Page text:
The term “warm lead” has been a part of sales-speak even longer than “Coffee is for closers.” The idea is that a potential customer who’s already engaged or indicated interest is easier to close.

Once a customer interacts in any way, any action that leaves them at a dead end is a failure on the part of the retailer. A participation chain builds small consumer interactions in a logical progression, continuously increasing engagement and maximizing customer lifetime value.

Here are a few possible broken links in your participation chain, and how to fix them.

In-store: “Just browsing”

Once a shopper enters your store, they move from warm lead to hot. But with showrooming and mobile shopping, many might leave without buying – and you risk losing their sale to another retailer online. Use QR codes and store signage to urge shoppers to email products to themselves for later perusal.

Cabela’s arms store staff with tablets that let them look up reviews, product videos, and Q&A in the aisles while assisting shoppers. Their associate app then lets staff easily email the products discussed to the shopper for later browsing, as well as related products they may not yet have looked at.

Online: Purchase confirmation page

Once a customer buys something on your website, where are they taken next? Most likely, to a summary of their order – so what are they supposed to do now? The customer has just purchased a product; this is when they’re most engaged and excited. Above the purchase summary, Amazon encourages buyers to share their purchase on a social network.

You might display related accessories to their purchased product, encouraging them to add another item to their cart. You could also use the page to solicit social network followers – but don’t let gaining a fan be your end goal. Be sure you’re using your social properties to keep the participation chain moving; read this post for tips.

In-store: Point of sale

As is the case online, an in-store customer’s experience shouldn’t end at purchase. Obtain their email address by offering information on sales and special discounts, then use the address to send them a post-purchase email a few weeks after purchase, soliciting their review. Pulling the customer back into your participation chain via these emails drives a 1.5X – 10X average increase in daily review volume – and this volume boost can increase natural search traffic to product pages by an average of 15-25%.

Solicit reviews via store receipts and bag inserts. Nike includes review-request inserts in shipments of products ordered online; emulate this practice in stores to bring customers back to your site to contribute and shop.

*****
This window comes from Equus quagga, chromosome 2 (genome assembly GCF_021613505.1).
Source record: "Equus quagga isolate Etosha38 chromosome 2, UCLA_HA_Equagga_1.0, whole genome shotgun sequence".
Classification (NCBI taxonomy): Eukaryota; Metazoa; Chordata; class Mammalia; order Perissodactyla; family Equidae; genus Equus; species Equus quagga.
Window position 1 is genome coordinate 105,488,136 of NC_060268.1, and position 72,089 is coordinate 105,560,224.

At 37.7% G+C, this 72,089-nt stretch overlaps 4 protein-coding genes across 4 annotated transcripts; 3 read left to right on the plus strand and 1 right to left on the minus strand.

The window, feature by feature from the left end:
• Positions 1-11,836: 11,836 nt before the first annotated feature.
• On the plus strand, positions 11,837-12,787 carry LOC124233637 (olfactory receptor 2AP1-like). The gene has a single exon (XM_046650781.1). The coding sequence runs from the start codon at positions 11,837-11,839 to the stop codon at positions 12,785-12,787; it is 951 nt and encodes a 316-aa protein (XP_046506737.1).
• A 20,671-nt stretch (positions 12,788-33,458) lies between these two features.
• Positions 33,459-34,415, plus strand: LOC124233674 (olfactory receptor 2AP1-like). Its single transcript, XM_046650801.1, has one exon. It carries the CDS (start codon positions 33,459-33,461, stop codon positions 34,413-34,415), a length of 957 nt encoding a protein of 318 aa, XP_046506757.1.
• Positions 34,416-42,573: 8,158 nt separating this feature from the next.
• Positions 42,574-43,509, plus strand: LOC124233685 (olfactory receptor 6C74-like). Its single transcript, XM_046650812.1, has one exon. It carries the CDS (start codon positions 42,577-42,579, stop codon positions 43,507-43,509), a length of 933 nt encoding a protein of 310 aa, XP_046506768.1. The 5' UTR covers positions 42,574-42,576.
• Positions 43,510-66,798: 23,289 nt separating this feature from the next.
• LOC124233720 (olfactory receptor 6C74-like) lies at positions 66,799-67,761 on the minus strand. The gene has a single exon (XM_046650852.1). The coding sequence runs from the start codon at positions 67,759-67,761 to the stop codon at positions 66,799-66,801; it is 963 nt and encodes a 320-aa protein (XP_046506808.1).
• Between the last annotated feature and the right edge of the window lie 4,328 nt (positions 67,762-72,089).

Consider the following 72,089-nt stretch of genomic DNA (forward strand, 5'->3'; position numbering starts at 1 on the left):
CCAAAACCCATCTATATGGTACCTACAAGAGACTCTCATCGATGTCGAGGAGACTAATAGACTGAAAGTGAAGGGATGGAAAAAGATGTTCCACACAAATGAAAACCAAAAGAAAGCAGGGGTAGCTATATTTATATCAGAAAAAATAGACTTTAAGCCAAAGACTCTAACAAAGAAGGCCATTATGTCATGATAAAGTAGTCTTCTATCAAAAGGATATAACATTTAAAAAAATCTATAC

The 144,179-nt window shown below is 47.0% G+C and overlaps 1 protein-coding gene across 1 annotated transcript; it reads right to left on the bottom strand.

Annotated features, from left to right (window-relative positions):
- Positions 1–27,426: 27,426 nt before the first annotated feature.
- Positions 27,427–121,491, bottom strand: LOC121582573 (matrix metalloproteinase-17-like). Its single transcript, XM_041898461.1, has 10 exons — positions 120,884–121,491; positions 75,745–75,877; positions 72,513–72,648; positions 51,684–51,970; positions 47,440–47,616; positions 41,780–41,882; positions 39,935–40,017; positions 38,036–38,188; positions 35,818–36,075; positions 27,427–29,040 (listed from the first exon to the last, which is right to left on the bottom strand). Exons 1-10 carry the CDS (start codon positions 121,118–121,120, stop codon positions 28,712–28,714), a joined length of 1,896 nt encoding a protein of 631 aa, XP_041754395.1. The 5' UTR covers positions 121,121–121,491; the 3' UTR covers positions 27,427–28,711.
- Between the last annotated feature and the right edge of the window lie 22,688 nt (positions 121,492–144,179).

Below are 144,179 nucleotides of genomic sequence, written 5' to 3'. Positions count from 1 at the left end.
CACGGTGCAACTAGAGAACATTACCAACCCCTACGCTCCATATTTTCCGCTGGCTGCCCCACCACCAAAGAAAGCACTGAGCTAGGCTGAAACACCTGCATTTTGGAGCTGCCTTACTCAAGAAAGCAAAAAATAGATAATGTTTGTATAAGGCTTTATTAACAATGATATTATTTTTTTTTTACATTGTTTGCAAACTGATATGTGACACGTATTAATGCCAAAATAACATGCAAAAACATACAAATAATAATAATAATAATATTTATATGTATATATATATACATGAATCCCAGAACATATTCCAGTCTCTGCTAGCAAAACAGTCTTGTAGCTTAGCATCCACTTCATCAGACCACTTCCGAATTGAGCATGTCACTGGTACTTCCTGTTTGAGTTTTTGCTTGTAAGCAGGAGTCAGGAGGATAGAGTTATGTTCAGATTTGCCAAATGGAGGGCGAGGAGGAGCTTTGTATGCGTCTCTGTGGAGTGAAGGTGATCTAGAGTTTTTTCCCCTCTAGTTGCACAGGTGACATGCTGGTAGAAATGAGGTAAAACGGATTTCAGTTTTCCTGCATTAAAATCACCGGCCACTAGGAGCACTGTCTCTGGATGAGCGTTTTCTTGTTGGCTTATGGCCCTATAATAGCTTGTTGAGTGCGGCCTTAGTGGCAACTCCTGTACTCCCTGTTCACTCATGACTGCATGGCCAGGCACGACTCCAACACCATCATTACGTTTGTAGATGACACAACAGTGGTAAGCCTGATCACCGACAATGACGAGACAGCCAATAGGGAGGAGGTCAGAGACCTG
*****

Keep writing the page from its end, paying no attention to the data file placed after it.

Online: Review, question, or answer thank you page

After a shopper asks a question, encourage them to sign up for an email notification when their question is answered. Sears Canada found these emails have a 5X higher click-through rate than other marketing emails, and a 29% higher conversion rate.

After a customer writes a review or answers a shopper question, keep the ball rolling. Ask for photos or videos to add to their review. Surface more questions on the product for them to answer – and if your algorithm allows it, find questions especially related to the first. We find that answerers can become “power users” who go on to answer dozens of questions when engaged with a strong participation chain.

Encourage these repeat contributions through gamification tactics like leaderboards and loyalty programs. Furniture retailer Step2 promoted video and picture submissions by offering loyalty program points, which drove a 600% increase in the number of images and videos submitted.

In short, never leave an engaged customer at a dead end. Always offer a next step that pulls them deeper into their relationship with your brand to keep the chain moving.

  • http://twitter.com/txTDM Tara DeMarco

    Agreed David, thanks for reading!

  • http://www.rcs-uk.com/ David Boland

    As an EPoS systems developer for the retail industry, I found your post really informative and well-written. I think many retailers have faced great challenges during the last few years due to the financial crisis, but at the same time if they stay up to date with the marketing and technological advancements -and leave room for innovation- they can promote their businesses more effectively now than a few decades ago. Very nice post, keep up the good work!